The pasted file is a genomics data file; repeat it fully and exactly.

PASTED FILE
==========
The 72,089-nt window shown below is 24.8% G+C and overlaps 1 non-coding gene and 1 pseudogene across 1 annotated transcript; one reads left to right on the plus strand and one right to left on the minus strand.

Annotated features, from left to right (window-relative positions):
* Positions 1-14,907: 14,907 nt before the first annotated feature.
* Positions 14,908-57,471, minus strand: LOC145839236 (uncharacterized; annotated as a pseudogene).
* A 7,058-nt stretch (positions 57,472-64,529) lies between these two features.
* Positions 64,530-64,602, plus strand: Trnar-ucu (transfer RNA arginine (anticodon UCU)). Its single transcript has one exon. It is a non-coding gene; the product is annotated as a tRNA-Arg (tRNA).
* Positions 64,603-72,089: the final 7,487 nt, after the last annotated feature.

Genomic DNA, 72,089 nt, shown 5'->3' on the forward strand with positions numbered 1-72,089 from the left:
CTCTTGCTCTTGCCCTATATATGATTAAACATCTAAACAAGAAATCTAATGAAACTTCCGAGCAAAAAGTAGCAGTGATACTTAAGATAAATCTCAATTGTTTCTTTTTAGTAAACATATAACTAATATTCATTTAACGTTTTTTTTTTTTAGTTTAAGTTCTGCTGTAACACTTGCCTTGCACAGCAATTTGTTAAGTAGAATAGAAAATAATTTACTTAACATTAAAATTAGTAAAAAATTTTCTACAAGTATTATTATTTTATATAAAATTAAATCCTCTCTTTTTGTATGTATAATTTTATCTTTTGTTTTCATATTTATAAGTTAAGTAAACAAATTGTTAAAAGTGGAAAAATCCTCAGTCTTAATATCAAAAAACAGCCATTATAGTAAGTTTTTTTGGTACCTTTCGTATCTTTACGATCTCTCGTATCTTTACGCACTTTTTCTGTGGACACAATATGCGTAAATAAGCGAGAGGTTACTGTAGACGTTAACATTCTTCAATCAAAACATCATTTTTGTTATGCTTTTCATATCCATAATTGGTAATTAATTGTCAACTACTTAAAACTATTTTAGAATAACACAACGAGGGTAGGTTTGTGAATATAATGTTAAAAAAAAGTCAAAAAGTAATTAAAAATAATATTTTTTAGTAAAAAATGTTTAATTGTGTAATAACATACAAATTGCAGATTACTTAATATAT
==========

The 72,089-nt window shown below is 24.8% G+C and overlaps 1 non-coding gene and 1 pseudogene across 1 annotated transcript; one reads left to right on the plus strand and one right to left on the minus strand.

Annotated features, from left to right (window-relative positions):
* Positions 1-14,907: 14,907 nt before the first annotated feature.
* Positions 14,908-57,471, minus strand: LOC145839236 (uncharacterized; annotated as a pseudogene).
* A 7,058-nt stretch (positions 57,472-64,529) lies between these two features.
* Positions 64,530-64,602, plus strand: Trnar-ucu (transfer RNA arginine (anticodon UCU)). Its single transcript has one exon. It is a non-coding gene; the product is annotated as a tRNA-Arg (tRNA).
* Positions 64,603-72,089: the final 7,487 nt, after the last annotated feature.

Genomic DNA, 72,089 nt, shown 5'->3' on the forward strand with positions numbered 1-72,089 from the left:
CTCTTGCTCTTGCCCTATATATGATTAAACATCTAAACAAGAAATCTAATGAAACTTCCGAGCAAAAAGTAGCAGTGATACTTAAGATAAATCTCAATTGTTTCTTTTTAGTAAACATATAACTAATATTCATTTAACGTTTTTTTTTTTTAGTTTAAGTTCTGCTGTAACACTTGCCTTGCACAGCAATTTGTTAAGTAGAATAGAAAATAATTTACTTAACATTAAAATTAGTAAAAAATTTTCTACAAGTATTATTATTTTATATAAAATTAAATCCTCTCTTTTTGTATGTATAATTTTATCTTTTGTTTTCATATTTATAAGTTAAGTAAACAAATTGTTAAAAGTGGAAAAATCCTCAGTCTTAATATCAAAAAACAGCCATTATAGTAAGTTTTTTTGGTACCTTTCGTATCTTTACGATCTCTCGTATCTTTACGCACTTTTTCTGTGGACACAATATGCGTAAATAAGCGAGAGGTTACTGTAGACGTTAACATTCTTCAATCAAAACATCATTTTTGTTATGCTTTTCATATCCATAATTGGTAATTAATTGTCAACTACTTAAAACTATTTTAGAATAACACAACGAGGGTAGGTTTGTGAATATAATGTTAAAAAAAAGTCAAAAAGTAATTAAAAATAATATTTTTTAGTAAAAAATGTTTAATTGTGTAATAACATACAAATTGCAGATTACTTAATATAT